Is the US Backing Secret Torture Camps in Yemen?

Though it fails to populate the headlines like Syria and Iraq, Yemen has been embroiled in its own turbulent and costly civil war for over two years now. Sadly, there is no indication the conflict will draw to a close in the near future.

Estimates vary wildly regarding the number of lives lost; most seem to agree, though, that as of this past January over 10,000 people had died. Now Yemen’s population is enduring famine, as well as massive outbreaks of diseases like cholera.

Last fall, the United States began to openly involve itself in Yemen’s civil war following a rebel attack on a U.S. naval destroyer.

In the time since, the country’s exact role in the conflict has not been made entirely clear. But given the widely reported botched militant compound raid earlier this year, the U.S. military is far from inactive on Yemen soil.

While leadership has been less than forthcoming — vague mission goals have been described as antiterrorist in nature — an eye-opening report from the Associated Press and Human Rights Watch reveals the depth of U.S. actions in Yemen.

According to a handful of interviews, U.S. allies in Yemen — namely, loyalist forces as well as the United Arab Emirates — have been operating secret black site torture camps. And at least 18 are currently in use.

Harrowing accounts describe prisoners being held for months without charges, going without food, enduring an utter lack of sanitation and being forced to sleep in cramped cells on top of one another. Sometimes inmates would be forced to undergo mock executions. However, this is far from the worst of the horrific treatment.

In addition to more traditional torture methods like beatings, inmates of these secret prisons also faced regular sexual assaults from their captors. And some former inmates recall having their limbs tied to a spit and being quickly rotated over a flame. Others talked of being piled into a metal storage container under which a fire would be lit in order to fill the container with smoke.

The abuse was so extreme that it pushed many desperate inmates to attempt suicide; in one case, a man even tried to asphyxiate himself by choking himself with his handcuffs.

How is the United States involved? The true extent is not entirely clear, but what is certain is that the U.S. is, at the least, almost certainly aware of the torture being committed by its UAE allies.

Interviewees say that it is common for U.S. intelligence to provide UAE interrogators with questions for their sessions. There are also claims that U.S. officials were on site and would have been unable to avoid hearing the loud screams coming from the torture chambers.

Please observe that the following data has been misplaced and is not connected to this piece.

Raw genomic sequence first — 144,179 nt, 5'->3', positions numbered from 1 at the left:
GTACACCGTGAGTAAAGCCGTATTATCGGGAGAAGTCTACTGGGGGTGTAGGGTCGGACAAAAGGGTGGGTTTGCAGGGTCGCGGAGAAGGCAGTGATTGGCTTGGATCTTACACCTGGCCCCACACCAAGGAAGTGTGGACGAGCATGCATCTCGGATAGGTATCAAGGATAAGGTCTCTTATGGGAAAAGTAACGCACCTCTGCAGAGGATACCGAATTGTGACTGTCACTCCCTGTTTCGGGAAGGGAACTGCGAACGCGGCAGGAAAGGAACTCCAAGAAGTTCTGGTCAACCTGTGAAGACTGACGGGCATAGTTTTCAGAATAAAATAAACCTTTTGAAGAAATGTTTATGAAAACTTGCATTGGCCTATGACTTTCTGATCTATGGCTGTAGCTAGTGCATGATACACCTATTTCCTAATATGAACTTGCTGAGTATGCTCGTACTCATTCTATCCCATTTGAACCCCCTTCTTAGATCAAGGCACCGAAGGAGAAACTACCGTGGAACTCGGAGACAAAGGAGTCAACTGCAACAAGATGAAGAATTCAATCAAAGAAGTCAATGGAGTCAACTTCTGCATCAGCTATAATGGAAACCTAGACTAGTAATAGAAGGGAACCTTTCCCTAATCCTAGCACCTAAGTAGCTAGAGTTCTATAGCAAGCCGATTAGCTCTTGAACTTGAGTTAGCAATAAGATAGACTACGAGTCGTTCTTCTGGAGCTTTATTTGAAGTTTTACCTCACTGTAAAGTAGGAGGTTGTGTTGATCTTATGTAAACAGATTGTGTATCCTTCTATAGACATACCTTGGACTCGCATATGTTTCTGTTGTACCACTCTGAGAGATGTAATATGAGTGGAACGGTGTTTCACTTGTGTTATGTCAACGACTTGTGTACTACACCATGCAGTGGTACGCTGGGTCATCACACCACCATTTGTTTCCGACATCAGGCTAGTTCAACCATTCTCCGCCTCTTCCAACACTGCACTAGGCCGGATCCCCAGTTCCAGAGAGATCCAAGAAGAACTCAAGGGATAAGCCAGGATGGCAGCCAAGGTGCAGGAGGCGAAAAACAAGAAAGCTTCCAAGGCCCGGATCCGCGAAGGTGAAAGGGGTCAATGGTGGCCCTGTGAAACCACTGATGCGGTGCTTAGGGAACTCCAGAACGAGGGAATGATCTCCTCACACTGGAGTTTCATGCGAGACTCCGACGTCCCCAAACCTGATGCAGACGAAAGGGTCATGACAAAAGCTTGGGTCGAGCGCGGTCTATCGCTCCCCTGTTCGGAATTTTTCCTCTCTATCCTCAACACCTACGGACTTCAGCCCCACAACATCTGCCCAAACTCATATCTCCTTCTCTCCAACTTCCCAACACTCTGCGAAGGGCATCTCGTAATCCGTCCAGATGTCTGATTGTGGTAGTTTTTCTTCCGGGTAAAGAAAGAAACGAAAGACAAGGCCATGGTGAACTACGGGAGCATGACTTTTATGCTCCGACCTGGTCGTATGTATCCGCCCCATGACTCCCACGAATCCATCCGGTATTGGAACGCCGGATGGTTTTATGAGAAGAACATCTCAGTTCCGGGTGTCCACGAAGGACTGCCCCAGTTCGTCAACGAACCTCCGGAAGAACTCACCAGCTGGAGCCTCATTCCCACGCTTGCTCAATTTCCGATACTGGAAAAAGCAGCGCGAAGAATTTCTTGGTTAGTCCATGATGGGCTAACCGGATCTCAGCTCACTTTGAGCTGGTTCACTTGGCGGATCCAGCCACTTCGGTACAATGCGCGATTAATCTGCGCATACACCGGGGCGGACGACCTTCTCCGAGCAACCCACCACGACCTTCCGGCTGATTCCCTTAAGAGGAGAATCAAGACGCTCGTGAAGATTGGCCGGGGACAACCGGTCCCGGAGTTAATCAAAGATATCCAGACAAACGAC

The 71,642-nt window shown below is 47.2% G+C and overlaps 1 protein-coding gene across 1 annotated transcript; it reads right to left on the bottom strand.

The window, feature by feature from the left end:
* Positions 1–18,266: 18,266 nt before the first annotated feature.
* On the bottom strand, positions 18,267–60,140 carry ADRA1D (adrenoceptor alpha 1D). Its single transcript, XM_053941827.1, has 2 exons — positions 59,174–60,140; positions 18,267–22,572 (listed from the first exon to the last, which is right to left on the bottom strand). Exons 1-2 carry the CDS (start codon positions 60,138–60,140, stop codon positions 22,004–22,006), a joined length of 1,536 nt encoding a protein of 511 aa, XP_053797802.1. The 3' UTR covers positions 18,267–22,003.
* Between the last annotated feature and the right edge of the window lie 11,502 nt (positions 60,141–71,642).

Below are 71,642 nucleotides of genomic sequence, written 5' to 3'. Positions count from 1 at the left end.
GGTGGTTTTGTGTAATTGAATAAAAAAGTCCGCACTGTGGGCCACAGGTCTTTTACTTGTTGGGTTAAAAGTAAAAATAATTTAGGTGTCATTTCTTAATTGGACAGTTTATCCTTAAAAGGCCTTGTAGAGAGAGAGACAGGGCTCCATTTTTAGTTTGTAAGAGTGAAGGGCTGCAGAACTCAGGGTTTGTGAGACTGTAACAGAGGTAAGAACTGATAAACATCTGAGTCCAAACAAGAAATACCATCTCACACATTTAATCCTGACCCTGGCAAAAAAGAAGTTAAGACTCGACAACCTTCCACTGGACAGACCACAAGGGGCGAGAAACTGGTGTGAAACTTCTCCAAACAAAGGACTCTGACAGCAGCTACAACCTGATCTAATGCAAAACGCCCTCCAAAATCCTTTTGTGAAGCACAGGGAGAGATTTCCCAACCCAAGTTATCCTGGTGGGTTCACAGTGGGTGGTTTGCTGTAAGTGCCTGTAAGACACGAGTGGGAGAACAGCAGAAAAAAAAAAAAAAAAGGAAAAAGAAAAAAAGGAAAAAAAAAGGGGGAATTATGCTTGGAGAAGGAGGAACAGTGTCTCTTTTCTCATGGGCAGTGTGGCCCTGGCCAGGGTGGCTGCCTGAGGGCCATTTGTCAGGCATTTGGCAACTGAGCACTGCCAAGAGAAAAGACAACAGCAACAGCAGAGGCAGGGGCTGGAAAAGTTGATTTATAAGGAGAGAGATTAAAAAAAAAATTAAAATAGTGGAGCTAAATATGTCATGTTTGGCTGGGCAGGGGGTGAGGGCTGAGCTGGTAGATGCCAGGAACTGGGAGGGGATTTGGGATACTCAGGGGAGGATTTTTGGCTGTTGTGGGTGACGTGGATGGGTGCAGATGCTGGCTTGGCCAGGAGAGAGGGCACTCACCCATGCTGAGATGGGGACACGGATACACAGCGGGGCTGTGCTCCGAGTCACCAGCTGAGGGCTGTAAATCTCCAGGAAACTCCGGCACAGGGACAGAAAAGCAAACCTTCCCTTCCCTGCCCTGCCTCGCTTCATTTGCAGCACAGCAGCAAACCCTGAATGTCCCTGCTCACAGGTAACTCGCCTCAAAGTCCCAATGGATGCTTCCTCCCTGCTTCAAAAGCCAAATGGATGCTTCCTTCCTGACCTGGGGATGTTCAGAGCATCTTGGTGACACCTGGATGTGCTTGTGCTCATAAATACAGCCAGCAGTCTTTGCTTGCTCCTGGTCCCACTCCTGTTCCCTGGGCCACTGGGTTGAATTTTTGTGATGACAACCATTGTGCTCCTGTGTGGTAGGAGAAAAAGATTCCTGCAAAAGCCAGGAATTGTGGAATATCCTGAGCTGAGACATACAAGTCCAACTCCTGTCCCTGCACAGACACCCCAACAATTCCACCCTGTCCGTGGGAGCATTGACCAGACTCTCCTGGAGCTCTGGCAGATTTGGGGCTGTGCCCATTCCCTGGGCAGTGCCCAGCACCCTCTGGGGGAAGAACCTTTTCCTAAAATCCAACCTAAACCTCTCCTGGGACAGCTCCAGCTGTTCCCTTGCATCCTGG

In response to these reports, several U.S. senators — including Sens. John McCain, Jack Reed and Patrick Leahy – voiced their concerns. They have requested that Secretary of Defense Jim Mattis investigate this claims.

The abuses described above constitute a gross violation of international law. While U.S. officials have roundly denied any knowledge of torture in these secret prisons, it would hardly be surprising if the opposite turned out to be true.

Among the many drastic campaign promises made by President Donald Trump was his vow to bring back the use of illegal black site prisons – and along with them, the use of torture, a practice that had dwindled under President Obama.

Even if somehow morality could be set aside, torture is an ineffective strategy -– and there is scientific proof to back this up.

Torture can certainly motivate a subject to talk. Unfortunately, in most cases, this involves the subject telling interrogators what they want to hear. In the end, it can result in useless, if not misleading, intelligence. Perhaps just as bad, it can erode any notion of a moral high ground being held against militant groups like al Qaeda or the Islamic State — and even help drive recruitment.

Secretary of Defense Jim Mattis has, in the past, voiced his opposition to torture. And given the current situation in Yemen, it is his responsibility to investigate these claims and make the necessary changes to see they cease. If Mattis cannot do this, then his credibility as the head of the Pentagon will suffer — either as a result of troubling insincerity or a concerning lack of authority.

Photo Credit: Julien Harneis/Flickr


Sue H
Sue H19 days ago

Disturbing. :(

Clare O'Beara
Clare O'Beara21 days ago


Clare O'Beara
Clare O'Beara21 days ago


Paulo R
Paulo R21 days ago


Sophie L
Sophie L21 days ago


hELEN hEARFIELD22 days ago


caroline lord
caroline lord22 days ago

i should think it prob is

Thomas M
Thomas M23 days ago


Sabrina D

I really hope not.

Jack Y
Jack Yabout a year ago